(Tribune file photo)
However, Campbell won't be giving up his day job. He'll continue his work as a partner for BSD Financial, where he went to work after leaving FSHS after the 2005-06 school year.
"I feel fortunate in that I have two jobs I really enjoy," Campbell said in an interview Wednesday evening. "I'll get the opportunity to do both of them."
The Kansas State High School Activities Association allows coaches who are not employees of a school district to be a coach under what's known as "Rule 10." This is what allows Campbell to continue working at BSD Financial. He will also oversee the summer weight program.
"I believe (both jobs) can be done," Campbell said. "But there is some unknown because I've not done it this way.
"I'm very excited about the opportunity. It's only possible because the three guys I'm partners with -- Jordan Witt, Larry Davenport and Jim Sather -- are all understanding and are giving me the opportunity to do two jobs that I really enjoy. I like my current job. I like our business. I like our future. But I'm also excited about the chance to be coaching again."
Campbell, a Uniontown High School graduate, was Fort Scott High's head football and boys' track coach from 1992 to 2005. No other head football coach was at FSHS longer than nine seasons.
While Campbell was head coach, the Tigers won 124 games, six Southeast Kansas League championship and two Class 4A State championships. Fort Scott also appeared in four other State championship games.
After the 2005-06 school year, Campbell took the position at BSD and former assistant Don Epps took over. Epps' first two seasons saw the Tigers win 16 of 21 games. But over the last two seasons, Fort Scott won only four times and Epps stepped down as coach after the Tigers went 1-8 last season. Epps will continue to teach at FSHS and coach boys' track.
Some fans hope Campbell can lead the Tigers back to their winning ways. At the same time, it's been four seasons since he's coached any level of football. Next year's seniors were in seventh grade the last time he coached a game.
"It doesn't seem like it's been that long but it's been almost four years," Campbell said. "And in four years, things change. But there are things about coaching that don't change, in my opinion. I'm going to do it that way I feel it should be done. We're going to work extremely hard. We're going to have high expectations and demand a lot from the kids.
"I think the notion that you just step back in and things are as they were, it'll require a lot of hard work and I'm looking forward to that challenge."
When Campbell coached the first time, his primary job was to teach with football as the "other" job. So in that sense, the situation he will put himself into is familiar.
"One of the benefits of my current job is that I'm able to set my own schedule somewhat," Campbell says. "Not all the time, but a lot of the time. I have some flexibility on my hours at work. And that's one of the things that allows me to be able to do this.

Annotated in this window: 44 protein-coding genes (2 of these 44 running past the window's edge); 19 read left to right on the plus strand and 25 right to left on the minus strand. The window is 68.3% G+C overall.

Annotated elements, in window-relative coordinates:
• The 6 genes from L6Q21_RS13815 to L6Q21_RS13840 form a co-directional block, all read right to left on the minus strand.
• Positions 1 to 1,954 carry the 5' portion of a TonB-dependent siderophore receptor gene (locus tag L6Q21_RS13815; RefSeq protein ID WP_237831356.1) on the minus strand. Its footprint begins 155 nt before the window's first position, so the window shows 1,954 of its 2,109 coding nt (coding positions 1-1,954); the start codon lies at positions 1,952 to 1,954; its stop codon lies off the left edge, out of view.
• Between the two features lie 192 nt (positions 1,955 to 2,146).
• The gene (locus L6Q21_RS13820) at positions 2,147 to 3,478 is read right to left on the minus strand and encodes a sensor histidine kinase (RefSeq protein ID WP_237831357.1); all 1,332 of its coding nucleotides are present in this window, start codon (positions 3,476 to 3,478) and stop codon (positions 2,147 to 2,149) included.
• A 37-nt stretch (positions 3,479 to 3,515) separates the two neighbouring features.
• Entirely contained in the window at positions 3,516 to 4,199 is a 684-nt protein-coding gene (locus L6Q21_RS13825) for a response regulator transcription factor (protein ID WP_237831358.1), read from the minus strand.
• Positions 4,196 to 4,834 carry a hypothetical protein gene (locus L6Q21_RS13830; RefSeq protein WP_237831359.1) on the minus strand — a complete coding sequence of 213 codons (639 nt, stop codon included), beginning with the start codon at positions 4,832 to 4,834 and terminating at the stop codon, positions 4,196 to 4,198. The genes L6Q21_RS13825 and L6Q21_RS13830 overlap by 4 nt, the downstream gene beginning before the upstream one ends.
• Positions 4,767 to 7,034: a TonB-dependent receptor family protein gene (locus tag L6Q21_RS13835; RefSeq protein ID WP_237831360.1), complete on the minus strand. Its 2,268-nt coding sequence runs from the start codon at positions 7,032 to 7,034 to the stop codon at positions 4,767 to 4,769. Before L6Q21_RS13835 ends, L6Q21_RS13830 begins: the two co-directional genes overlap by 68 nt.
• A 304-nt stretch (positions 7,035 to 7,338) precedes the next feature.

"To do either job requires a lot of time. To do both of them, I'll have to make sure I'm organized. It will require probably some long hours but when I was teaching and coaching, it required a lot of long hours. It's kind of the nature of the business."
Another part of the business of coaching is teaching kids how to be better people as well as better athletes.
"One of the things I thoroughly enjoyed about coaching was being able to work with young men and have an opportunity to impact them, " Campbell said, "not just on the field but off the field. The excitement of getting back into coaching and the atmosphere on Friday nights, I'm sure will be emotional.
"The game changes. There's trends on offense and defense. But there's some things that have always been constant in the game. You have to block. You have to tackle. You have to play hard. You have to run to the football. And those are all things that, regardless of when you're coaching or where you're coaching, those things will always hold true."
Campbell says he has enjoyed support from the community as well as his employers as he made the decision to return to coaching.
"Another positive factor, I feel, is the continuity of the staff," Campbell said. "A lot of the guys on the staff either played football for me or we coached together. I'm excited to get an opportunity to work with those guys again.
"And I've really appreciated the number of people who have been thoughtful and supportive of me and my family. Those people have been very supportive of the program. And I'd be remiss if I didn't say that the school gave me the opportunity to do this and I'm looking forward to it. And the guys I work with are giving me the opportunity to do this. So it's only because a lot of people have been very supportive of my decision that I'm able to take this on."
Campbell said he wasn't exactly sure how he would feel once he gets back into the coaching routine.
"What will it be like? I don't know," Campbell said. "I can probably answer that question better after the first practice, after the first game."